I've found using the 'find' command to search for individual files that some inconsistencies occur. Eg, I wanted to search for a particular file with the word paper in its name. If I type sudo find /mnt -iname *paper* the output is:-


which is fair enough, except it wasn't what I was looking for. But if I type sudo find /mnt -iname "*paper*" the output becomes:-


Now I see the file I was searching for (the 2nd one). So why in the first case is only the last file shown as output, whereas in the second case all files including the string paper in their names are output. Why should the quotes make a difference here.


1 Answer 1


Without the quotes, the shell is getting to parse the * before find is, and it's expanding that glob (if it's able to). With the quotes, the globbing does not occur.

To demonstrate:

$ tree
├── Wallpapers
└── stuff
    ├── Newspapers
    ├── Wallflowers
    └── Wallpapers

2 directories, 3 files
$ find stuff -iname *paper*
$ find stuff -iname '*paper*'
  • 1
    Specifically: there's a file named "Wallpapers" in the current working directory, so the shell expands sudo find /mnt -iname *paper* to sudo find /mnt -iname Wallpaper. If there was no matching file in the current directory, it would've worked. If there were multiple matches, it probably would cause a find error. Jun 14, 2019 at 22:36
  • 'Wallpapers' is found in a subfolder, not current working one. It is a folder by the way, not a file. But find fails to list files elsewhere with the same string pattern within sub-folders when not using quotes. That suggests to me that I need quotes for the 'find' command to list files as well. Jun 15, 2019 at 1:51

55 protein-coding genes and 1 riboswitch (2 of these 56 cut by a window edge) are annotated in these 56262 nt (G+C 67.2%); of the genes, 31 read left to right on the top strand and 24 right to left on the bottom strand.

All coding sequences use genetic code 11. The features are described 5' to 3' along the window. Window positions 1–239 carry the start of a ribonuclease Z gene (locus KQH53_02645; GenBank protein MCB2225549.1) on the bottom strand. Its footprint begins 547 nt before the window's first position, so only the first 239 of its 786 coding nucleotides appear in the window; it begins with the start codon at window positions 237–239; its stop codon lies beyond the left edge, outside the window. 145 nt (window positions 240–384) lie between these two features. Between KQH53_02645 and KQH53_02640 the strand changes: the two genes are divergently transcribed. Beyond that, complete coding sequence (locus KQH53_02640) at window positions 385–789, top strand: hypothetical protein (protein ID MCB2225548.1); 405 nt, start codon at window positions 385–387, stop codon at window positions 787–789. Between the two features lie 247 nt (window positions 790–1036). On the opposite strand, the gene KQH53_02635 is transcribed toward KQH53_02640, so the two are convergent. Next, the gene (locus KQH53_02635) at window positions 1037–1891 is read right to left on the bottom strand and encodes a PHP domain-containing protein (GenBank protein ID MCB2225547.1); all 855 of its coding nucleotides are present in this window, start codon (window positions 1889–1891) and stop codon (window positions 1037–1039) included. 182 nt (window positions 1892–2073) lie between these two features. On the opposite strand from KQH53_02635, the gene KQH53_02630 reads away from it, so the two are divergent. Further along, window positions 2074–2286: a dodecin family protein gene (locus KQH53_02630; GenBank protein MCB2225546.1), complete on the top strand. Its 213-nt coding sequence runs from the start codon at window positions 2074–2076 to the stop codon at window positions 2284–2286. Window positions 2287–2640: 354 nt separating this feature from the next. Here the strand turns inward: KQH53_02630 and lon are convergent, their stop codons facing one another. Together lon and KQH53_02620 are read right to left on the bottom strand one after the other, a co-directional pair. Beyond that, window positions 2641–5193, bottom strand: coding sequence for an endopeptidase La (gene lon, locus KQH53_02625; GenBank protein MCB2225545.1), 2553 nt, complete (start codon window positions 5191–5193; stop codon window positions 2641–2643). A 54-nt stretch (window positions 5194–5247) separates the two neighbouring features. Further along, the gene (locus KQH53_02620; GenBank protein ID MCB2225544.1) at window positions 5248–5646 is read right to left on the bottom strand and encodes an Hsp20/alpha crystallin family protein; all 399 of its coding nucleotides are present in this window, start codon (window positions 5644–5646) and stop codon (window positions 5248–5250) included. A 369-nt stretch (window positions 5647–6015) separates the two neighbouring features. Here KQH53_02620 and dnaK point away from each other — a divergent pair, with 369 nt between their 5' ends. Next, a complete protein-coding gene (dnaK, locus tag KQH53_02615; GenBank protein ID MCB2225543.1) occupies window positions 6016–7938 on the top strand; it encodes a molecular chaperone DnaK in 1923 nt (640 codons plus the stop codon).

• @PaulBenson I'm not talking about the "Wallpapers" folder the find command found, I'm saying there's another "Wallpapers" file/folder/whatever in the directory you're in when you run the find command. That is, if you ran ls Wallpapers before running find, it would list something (not give a "No such file or directory" error). Try running cd /var/empty; sudo find /mnt -iname *paper* -- since there isn't anything named "Wallpapers" in /var/empty, this should leave the wildcard unexpanded and hence find all matches. Jun 15, 2019 at 7:47
  • @Gordon Davisson The only 'Wallpapers' result is that folder that was listed in the output for that path recursively (/mnt). There is no other file/folder with that name. I don't know why you seem to think there is. ls Wallpapers produces nothing as 'Wallpapers' also happens to be a folder in my Home folder, but it is empty, and I'm searching on a different path anyway. Jun 15, 2019 at 16:45
  • 1
    @PaulBenson The "Wallpapers" folder in your home folder is the other one I'm talking about. I know it's not where you told find to search, but that doesn't matter; when the shell sees *paper* in the argument list, it looks for matches in your current working directory (in this case, your home folder), and replaces it with the match(es). Jun 16, 2019 at 7:20

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